5. My role is to ask questions that will spark discussion. I stay pretty neutral and don’t provide answers to the questions. I clarify now and then, try to keep the discussion on track, and give necessary background information. I call on shy students to get them involved or sometimes guide the discussion a little by asking a series of questions. I keep a check list in front of me with the names of the students and keep a record of how many times each student speaks. This helps me know which students need more encouragement.
  6. We always have a dictionary or two in the circle to look up unfamiliar words. Students keep a list of new vocabulary words and definitions.
  7. At the end of each seminar (class period) we do a debriefing. We go around the circle, and every student says something about the reading or discussions that day. I then assign a one-paragraph reaction that is due the next day. (I usually get more than one paragraph.) Each day, we begin where we left off the previous day.
  8. When we finish the book, at the end of the quarter, the group has really bonded! They have shared much of themselves and explored new territory within. They have touched on and refined some of their primary values. They have developed more self-confidence through expressing and discussing their ideas and values. They have learned to respect the opinions of others and have experienced the power and stimulation of collective intellectual inquiry.


Academic: reading, speaking, listening, critical thinking; Social: teamwork, sensitivity, good manners; Personal: honesty, willingness to accept criticism, responsibility, initiative.


As a final assessment I ask students to demonstrate their understanding of the differences between Leavers and Takers. This demonstration is to be presented to the class and can be in the form of poetry, music, a series of photographs, a video, paintings, sculpture, posters, or a report. I love to see what my students come up with. The work they produce for this assignment is generally of high quality because they’re motivated to put so much of themselves into it.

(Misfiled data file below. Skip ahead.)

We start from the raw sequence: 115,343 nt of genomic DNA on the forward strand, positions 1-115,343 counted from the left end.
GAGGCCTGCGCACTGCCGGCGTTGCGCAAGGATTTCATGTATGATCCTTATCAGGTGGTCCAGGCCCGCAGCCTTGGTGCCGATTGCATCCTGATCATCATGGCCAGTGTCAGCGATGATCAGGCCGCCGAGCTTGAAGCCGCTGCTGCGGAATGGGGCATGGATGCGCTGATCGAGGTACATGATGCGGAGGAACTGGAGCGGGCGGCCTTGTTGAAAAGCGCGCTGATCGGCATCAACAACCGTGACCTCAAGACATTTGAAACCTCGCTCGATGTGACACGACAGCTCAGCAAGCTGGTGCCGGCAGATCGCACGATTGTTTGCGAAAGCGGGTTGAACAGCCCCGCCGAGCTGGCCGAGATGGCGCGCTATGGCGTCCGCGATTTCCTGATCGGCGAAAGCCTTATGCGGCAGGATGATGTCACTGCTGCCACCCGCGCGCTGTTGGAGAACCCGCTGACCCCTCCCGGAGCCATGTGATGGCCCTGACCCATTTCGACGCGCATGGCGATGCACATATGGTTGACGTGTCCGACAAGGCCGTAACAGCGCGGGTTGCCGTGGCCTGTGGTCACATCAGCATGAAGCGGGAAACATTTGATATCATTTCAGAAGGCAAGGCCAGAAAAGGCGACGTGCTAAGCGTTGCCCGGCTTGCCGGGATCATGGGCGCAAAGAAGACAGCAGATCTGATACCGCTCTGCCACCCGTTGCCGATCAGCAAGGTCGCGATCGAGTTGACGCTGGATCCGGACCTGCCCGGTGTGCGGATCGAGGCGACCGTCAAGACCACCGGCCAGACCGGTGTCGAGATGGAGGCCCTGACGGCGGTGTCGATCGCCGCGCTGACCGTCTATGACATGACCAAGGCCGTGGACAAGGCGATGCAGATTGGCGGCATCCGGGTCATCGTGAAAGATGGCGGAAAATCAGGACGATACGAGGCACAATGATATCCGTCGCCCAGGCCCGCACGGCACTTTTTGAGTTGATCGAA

Student response

They’re overwhelmingly positive. Many want to buy their copies of the book when they’re through reading it in class. Many buy more copies for friends and relatives. This is a rather unusual phenomenon at the high school level. (One student bought the book for her mother and father and led them in Socratic Seminars on Ishmael at home. She was a potential drop-out the previous year, but she’s been academically successful ever since.) I’ve had students tell me that Ishmael is the first book they wanted to read from cover to cover. English teachers have told me that students have magically become interested in literature all of a sudden! One English teacher wondered what in the world a science teacher was doing discussing and reading literature in a science class!

Summing up

Juniors and seniors seem to really like the Socratic Seminar format. They also have enough maturity to handle some of the more controversial aspects of the book. If you plan to use the book in this format, I’d suggest reading it a couple of times first and deciding ahead of time where your discussion points will be each day. Having a list of already prepared questions each day helps things go more smoothly at first, but don’t be afraid to be spontaneous. Be prepared for some emotional discussion! A lot of personal “stuff” comes out as students explore their own values.

When I discovered that my students were well versed in Taker culture but knew very little about Leaver culture, I assigned Marlo Morgan’s book Mutant Message Downunder. It’s a short, easy-to-read book about the Australian Aborigines (though there’s some controversy about whether it’s fiction or fact). It gives the reader a glimpse into a different mode of human operation that my students found very interesting and made a great follow-up to Ishmael.